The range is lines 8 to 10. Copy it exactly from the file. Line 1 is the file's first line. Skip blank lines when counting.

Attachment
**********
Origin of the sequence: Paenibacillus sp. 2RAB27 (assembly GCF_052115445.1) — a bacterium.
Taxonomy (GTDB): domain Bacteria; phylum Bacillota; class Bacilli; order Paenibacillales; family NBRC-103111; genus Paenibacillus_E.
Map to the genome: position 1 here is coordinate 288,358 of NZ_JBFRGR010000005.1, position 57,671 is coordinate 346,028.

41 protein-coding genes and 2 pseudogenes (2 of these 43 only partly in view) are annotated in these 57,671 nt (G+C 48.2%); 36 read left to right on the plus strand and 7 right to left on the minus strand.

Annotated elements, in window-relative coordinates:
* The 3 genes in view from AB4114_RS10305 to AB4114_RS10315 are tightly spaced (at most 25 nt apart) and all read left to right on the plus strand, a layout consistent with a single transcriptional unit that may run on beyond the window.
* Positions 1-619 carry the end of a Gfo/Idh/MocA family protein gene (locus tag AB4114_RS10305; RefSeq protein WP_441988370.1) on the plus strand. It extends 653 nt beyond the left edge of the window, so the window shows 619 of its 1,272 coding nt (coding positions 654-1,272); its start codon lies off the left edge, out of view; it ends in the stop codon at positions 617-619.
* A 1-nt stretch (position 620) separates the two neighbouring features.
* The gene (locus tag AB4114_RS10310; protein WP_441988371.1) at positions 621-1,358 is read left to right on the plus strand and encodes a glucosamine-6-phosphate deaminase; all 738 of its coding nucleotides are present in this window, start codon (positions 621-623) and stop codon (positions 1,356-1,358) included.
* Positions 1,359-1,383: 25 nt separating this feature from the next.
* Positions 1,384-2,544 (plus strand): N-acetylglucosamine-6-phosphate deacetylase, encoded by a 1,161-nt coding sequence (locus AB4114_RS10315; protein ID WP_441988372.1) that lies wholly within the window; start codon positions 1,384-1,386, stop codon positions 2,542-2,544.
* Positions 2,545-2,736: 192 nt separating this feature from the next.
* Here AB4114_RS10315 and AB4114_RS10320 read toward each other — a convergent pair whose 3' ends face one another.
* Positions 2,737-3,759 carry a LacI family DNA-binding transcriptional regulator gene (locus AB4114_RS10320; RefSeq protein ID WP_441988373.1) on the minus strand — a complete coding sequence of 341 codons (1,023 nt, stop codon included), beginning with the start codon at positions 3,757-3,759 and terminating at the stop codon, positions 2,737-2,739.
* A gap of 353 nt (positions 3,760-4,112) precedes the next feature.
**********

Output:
* A 1-nt stretch (position 620) separates the two neighbouring features.
* The gene (locus tag AB4114_RS10310; protein WP_441988371.1) at positions 621-1,358 is read left to right on the plus strand and encodes a glucosamine-6-phosphate deaminase; all 738 of its coding nucleotides are present in this window, start codon (positions 621-623) and stop codon (positions 1,356-1,358) included.
* Positions 1,359-1,383: 25 nt separating this feature from the next.